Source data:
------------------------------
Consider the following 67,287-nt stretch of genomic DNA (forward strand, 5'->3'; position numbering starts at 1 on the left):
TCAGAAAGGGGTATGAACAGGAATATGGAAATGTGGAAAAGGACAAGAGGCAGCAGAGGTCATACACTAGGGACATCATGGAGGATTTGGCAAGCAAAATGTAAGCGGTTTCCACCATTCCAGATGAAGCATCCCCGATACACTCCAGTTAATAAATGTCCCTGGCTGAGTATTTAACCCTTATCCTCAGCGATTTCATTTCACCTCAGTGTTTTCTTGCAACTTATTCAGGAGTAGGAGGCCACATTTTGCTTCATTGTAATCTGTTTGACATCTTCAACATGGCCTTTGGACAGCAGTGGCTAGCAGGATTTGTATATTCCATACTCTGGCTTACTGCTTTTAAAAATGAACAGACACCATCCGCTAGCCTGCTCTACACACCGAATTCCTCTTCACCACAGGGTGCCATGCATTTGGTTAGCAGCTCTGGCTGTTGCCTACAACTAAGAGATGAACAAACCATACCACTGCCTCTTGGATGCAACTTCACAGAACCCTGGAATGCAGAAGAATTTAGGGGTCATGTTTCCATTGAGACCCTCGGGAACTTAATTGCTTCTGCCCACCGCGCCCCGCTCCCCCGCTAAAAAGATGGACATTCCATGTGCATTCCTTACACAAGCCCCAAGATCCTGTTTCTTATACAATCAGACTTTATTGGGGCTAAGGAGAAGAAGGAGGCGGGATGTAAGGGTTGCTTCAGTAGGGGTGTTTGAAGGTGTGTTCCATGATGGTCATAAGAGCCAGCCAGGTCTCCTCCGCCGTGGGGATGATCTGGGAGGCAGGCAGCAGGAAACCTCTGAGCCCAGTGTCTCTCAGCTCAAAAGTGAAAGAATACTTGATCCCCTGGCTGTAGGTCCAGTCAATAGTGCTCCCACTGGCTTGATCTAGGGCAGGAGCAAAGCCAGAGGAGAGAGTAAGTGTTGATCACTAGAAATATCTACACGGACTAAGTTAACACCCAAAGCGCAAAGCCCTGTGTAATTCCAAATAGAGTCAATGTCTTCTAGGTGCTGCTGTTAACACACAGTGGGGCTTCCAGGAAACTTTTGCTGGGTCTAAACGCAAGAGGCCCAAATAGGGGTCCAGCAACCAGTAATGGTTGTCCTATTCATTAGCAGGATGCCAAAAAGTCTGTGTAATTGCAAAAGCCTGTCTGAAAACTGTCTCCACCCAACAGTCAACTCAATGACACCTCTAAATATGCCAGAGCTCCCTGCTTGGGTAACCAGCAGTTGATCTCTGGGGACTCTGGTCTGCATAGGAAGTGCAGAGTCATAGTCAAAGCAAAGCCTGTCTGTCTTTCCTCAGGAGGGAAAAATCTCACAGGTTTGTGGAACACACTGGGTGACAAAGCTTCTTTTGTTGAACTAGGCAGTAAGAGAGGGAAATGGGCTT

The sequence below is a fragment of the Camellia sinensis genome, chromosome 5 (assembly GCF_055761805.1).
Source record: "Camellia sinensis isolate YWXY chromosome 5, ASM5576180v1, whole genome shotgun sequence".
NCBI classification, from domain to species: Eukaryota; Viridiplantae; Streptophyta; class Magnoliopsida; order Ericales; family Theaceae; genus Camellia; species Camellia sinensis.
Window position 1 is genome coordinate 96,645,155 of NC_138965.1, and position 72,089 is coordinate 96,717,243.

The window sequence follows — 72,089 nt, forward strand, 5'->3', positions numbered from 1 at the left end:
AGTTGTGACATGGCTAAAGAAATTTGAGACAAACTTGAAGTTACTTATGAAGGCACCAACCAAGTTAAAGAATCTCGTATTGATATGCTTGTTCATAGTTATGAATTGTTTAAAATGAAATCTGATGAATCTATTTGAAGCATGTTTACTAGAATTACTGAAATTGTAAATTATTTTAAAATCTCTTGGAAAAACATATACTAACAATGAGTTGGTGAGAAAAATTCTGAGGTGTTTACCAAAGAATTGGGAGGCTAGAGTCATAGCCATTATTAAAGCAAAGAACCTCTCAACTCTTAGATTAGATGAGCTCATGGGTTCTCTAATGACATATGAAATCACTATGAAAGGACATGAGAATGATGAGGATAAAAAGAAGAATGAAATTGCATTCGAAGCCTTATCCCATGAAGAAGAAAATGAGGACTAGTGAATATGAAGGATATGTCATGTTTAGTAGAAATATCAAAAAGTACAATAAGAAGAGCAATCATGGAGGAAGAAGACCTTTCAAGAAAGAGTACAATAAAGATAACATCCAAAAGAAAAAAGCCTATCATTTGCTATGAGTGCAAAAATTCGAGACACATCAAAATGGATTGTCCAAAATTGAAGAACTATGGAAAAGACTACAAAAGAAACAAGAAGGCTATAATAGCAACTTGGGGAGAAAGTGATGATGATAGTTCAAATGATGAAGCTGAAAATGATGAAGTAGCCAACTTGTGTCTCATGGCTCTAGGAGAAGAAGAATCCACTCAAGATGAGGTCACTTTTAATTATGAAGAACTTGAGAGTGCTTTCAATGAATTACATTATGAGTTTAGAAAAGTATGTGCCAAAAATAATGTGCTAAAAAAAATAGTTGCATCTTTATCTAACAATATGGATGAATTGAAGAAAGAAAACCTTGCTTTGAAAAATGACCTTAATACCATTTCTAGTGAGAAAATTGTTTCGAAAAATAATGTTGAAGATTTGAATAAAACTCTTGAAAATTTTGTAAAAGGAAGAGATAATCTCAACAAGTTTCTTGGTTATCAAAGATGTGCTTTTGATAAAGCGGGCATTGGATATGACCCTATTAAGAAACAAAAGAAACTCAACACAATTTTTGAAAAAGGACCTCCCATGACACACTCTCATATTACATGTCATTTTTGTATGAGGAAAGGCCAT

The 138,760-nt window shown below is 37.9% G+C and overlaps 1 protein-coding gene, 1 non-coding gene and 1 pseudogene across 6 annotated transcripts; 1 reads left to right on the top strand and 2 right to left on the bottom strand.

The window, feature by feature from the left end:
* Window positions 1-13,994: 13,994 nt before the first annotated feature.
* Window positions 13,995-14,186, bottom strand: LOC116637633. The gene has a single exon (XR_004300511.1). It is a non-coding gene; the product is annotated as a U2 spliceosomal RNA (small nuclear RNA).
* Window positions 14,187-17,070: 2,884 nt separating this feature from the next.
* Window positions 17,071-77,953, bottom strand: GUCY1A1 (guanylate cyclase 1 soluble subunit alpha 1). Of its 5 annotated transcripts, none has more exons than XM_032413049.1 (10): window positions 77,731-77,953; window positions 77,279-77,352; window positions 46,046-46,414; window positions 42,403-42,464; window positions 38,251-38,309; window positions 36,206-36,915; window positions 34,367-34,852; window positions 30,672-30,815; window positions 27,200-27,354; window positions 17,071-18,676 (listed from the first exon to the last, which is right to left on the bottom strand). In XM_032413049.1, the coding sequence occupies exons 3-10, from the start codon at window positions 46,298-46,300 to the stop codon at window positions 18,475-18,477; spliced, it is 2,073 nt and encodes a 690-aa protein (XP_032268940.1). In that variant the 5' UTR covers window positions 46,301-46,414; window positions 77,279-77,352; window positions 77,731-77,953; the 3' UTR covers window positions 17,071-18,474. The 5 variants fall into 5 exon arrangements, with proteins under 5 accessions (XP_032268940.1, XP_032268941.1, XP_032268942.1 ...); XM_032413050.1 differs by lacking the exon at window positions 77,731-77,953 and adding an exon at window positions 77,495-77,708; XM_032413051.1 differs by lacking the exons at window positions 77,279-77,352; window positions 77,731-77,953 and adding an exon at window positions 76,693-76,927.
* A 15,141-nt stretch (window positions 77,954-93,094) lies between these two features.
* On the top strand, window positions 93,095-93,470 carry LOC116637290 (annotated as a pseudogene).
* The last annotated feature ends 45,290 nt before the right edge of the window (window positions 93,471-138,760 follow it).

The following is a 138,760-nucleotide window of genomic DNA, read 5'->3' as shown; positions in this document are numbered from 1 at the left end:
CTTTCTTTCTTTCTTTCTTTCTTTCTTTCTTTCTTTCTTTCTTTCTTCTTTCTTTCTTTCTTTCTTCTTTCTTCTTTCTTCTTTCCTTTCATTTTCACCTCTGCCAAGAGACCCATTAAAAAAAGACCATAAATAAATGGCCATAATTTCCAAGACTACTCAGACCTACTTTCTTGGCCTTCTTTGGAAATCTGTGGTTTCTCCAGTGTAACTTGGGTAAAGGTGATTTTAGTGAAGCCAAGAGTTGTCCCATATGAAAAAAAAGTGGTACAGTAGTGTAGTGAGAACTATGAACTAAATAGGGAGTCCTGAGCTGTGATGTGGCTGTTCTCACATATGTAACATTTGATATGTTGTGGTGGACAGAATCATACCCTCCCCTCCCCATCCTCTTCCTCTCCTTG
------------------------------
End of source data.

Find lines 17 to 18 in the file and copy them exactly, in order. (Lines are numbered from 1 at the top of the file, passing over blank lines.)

* The last annotated feature ends 45,290 nt before the right edge of the window (window positions 93,471-138,760 follow it).

The following is a 138,760-nucleotide window of genomic DNA, read 5'->3' as shown; positions in this document are numbered from 1 at the left end: